In 2015, the Federal Circuit held that “the disparagement provision of [trademark law is] unconstitutional…. We recognize that invalidating this provision may lead to the wider registration of marks that offend vulnerable communities…. But much the same can be (and has been) said of many decisions upholding First Amendment protection of speech that is hurtful or worse.”
The Supreme Court just agreed to review the case. The filings are available for public review at http://www.scotusblog.com/case-files/cases/lee-v-tam/.
The mark at issue is one that Simon Tam, “an Asian-American musician, lecturer, and political activist,” uses for his band “The Slants”. According to the prospective registrant’s filings, the band was “intended … to be a vehicle for expressing his views on discrimination against Asian-Americans.” His position, which prevailed in the Federal Circuit, is that denying his trademark application for “The Slants” on the grounds that it is offensive to Asians, is a violation of his First Amendment rights.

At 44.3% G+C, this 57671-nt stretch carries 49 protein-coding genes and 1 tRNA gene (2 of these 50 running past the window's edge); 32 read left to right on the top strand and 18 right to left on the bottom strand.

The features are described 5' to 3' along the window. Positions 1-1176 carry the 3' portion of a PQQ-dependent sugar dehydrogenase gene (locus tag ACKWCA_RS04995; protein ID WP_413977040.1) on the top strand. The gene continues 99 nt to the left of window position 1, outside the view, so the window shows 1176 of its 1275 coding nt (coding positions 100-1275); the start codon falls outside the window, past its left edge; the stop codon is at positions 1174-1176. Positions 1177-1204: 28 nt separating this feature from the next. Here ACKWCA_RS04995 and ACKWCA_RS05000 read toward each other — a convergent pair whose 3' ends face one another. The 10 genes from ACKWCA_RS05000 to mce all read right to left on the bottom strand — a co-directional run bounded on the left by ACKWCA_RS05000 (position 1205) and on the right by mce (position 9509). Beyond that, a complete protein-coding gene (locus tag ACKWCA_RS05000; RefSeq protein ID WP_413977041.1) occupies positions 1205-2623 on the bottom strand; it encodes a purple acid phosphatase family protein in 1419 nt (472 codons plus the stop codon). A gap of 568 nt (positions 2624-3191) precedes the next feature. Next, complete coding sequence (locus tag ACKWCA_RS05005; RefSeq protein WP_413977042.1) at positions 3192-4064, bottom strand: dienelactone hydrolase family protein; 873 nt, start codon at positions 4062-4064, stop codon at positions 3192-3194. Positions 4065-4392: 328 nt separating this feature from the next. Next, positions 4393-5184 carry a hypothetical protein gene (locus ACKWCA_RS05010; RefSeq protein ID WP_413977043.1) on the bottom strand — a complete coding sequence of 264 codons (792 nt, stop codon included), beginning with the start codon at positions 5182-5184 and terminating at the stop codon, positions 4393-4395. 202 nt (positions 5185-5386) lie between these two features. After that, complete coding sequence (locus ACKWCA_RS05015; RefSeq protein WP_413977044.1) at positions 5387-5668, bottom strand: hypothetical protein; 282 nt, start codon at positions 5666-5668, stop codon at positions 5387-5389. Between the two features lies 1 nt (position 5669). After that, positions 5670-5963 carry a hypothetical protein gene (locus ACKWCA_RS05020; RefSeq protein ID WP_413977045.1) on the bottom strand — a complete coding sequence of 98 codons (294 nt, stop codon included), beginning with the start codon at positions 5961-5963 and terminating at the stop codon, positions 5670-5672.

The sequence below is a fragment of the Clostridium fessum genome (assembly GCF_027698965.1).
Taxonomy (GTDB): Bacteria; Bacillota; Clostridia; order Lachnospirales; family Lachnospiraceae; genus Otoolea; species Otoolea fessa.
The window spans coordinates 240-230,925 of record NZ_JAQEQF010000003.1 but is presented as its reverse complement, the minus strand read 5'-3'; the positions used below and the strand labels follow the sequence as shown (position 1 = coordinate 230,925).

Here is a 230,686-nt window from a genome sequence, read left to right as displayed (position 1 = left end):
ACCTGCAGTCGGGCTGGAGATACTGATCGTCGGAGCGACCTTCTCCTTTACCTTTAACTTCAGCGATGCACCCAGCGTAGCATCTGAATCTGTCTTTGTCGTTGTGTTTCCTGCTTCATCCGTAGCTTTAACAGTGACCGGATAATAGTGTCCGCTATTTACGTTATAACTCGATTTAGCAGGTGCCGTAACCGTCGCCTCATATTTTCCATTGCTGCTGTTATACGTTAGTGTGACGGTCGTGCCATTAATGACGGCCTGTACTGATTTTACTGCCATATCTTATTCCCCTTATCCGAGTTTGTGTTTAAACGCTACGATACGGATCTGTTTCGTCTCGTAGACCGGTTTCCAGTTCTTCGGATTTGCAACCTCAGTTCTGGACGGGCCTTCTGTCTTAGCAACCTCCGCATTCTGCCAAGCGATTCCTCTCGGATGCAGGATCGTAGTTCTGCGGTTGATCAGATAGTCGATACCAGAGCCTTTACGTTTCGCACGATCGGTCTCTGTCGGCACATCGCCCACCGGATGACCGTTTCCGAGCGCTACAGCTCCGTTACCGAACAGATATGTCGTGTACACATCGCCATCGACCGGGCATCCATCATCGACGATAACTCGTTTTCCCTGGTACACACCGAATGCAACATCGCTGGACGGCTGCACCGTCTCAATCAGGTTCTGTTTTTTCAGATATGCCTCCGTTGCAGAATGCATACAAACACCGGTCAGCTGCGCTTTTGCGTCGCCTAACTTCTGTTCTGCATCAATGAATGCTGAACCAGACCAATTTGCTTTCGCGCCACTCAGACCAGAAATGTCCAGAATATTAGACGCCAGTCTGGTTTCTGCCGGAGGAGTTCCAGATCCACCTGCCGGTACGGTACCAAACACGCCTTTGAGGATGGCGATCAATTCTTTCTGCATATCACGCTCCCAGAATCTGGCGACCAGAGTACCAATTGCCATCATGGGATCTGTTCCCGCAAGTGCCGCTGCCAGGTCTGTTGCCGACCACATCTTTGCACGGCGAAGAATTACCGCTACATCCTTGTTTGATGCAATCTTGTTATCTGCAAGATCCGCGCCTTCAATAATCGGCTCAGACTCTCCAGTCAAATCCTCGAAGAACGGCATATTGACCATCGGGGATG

The argument in favor of refusing offensive or disparaging marks revolves around several points, but ultimately boils down to this: “Denial or cancellation of a trademark registration does not trigger civil or criminal penalties, and the PTO’s denial of registration here left respondent free to use “THE SLANTS” as the name of his band and in any promotional materials he wished to disseminate.”
We should know by summer whether content-based discrimination by a government agency is permitted under the First Amendment. You can follow the briefs (and the nearly certain avalanche of “amicus”, or friend of the court, briefs) here.